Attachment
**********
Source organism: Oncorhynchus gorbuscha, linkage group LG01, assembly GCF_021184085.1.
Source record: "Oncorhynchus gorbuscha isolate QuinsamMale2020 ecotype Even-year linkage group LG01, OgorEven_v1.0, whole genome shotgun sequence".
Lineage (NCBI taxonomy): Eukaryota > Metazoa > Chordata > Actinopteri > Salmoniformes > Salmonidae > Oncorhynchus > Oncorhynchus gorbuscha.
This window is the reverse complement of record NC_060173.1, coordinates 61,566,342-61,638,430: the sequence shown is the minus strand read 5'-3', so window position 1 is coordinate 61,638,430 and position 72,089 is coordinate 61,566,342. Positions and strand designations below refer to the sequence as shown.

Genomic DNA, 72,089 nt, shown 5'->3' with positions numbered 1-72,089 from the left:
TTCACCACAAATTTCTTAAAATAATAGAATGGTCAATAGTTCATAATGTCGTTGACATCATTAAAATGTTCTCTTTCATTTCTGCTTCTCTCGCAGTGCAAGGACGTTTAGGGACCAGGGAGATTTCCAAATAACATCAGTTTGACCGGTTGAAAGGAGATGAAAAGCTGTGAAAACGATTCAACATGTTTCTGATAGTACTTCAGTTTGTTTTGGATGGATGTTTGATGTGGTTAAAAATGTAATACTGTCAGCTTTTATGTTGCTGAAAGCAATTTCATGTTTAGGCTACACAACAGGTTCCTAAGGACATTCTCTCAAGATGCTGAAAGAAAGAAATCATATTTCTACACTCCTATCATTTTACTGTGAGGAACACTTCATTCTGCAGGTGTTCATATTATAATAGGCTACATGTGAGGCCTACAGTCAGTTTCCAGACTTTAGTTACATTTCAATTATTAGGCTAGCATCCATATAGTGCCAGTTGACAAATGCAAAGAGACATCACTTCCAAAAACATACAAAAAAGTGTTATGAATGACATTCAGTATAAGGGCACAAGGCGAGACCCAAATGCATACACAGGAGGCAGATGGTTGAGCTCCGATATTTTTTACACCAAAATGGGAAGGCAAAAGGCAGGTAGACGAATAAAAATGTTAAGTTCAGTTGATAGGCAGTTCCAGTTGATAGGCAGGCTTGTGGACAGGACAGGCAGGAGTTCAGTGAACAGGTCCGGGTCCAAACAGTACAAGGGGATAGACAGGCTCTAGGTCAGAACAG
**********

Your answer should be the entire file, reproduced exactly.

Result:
Source organism: Oncorhynchus gorbuscha, linkage group LG01, assembly GCF_021184085.1.
Source record: "Oncorhynchus gorbuscha isolate QuinsamMale2020 ecotype Even-year linkage group LG01, OgorEven_v1.0, whole genome shotgun sequence".
Lineage (NCBI taxonomy): Eukaryota > Metazoa > Chordata > Actinopteri > Salmoniformes > Salmonidae > Oncorhynchus > Oncorhynchus gorbuscha.
This window is the reverse complement of record NC_060173.1, coordinates 61,566,342-61,638,430: the sequence shown is the minus strand read 5'-3', so window position 1 is coordinate 61,638,430 and position 72,089 is coordinate 61,566,342. Positions and strand designations below refer to the sequence as shown.

Genomic DNA, 72,089 nt, shown 5'->3' with positions numbered 1-72,089 from the left:
TTCACCACAAATTTCTTAAAATAATAGAATGGTCAATAGTTCATAATGTCGTTGACATCATTAAAATGTTCTCTTTCATTTCTGCTTCTCTCGCAGTGCAAGGACGTTTAGGGACCAGGGAGATTTCCAAATAACATCAGTTTGACCGGTTGAAAGGAGATGAAAAGCTGTGAAAACGATTCAACATGTTTCTGATAGTACTTCAGTTTGTTTTGGATGGATGTTTGATGTGGTTAAAAATGTAATACTGTCAGCTTTTATGTTGCTGAAAGCAATTTCATGTTTAGGCTACACAACAGGTTCCTAAGGACATTCTCTCAAGATGCTGAAAGAAAGAAATCATATTTCTACACTCCTATCATTTTACTGTGAGGAACACTTCATTCTGCAGGTGTTCATATTATAATAGGCTACATGTGAGGCCTACAGTCAGTTTCCAGACTTTAGTTACATTTCAATTATTAGGCTAGCATCCATATAGTGCCAGTTGACAAATGCAAAGAGACATCACTTCCAAAAACATACAAAAAAGTGTTATGAATGACATTCAGTATAAGGGCACAAGGCGAGACCCAAATGCATACACAGGAGGCAGATGGTTGAGCTCCGATATTTTTTACACCAAAATGGGAAGGCAAAAGGCAGGTAGACGAATAAAAATGTTAAGTTCAGTTGATAGGCAGTTCCAGTTGATAGGCAGGCTTGTGGACAGGACAGGCAGGAGTTCAGTGAACAGGTCCGGGTCCAAACAGTACAAGGGGATAGACAGGCTCTAGGTCAGAACAG